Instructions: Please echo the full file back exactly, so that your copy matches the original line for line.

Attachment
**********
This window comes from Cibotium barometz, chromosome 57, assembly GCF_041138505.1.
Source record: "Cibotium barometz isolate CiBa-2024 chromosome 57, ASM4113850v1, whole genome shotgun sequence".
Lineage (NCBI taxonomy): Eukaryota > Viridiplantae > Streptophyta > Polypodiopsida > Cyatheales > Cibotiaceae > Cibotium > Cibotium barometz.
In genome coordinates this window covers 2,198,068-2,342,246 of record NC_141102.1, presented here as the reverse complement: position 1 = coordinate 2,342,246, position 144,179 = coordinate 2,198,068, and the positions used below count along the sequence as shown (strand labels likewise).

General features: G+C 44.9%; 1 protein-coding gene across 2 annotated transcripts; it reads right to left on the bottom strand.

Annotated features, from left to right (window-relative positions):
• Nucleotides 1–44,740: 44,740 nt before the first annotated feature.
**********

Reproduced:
This window comes from Cibotium barometz, chromosome 57, assembly GCF_041138505.1.
Source record: "Cibotium barometz isolate CiBa-2024 chromosome 57, ASM4113850v1, whole genome shotgun sequence".
Lineage (NCBI taxonomy): Eukaryota > Viridiplantae > Streptophyta > Polypodiopsida > Cyatheales > Cibotiaceae > Cibotium > Cibotium barometz.
In genome coordinates this window covers 2,198,068-2,342,246 of record NC_141102.1, presented here as the reverse complement: position 1 = coordinate 2,342,246, position 144,179 = coordinate 2,198,068, and the positions used below count along the sequence as shown (strand labels likewise).

General features: G+C 44.9%; 1 protein-coding gene across 2 annotated transcripts; it reads right to left on the bottom strand.

Annotated features, from left to right (window-relative positions):
• Nucleotides 1–44,740: 44,740 nt before the first annotated feature.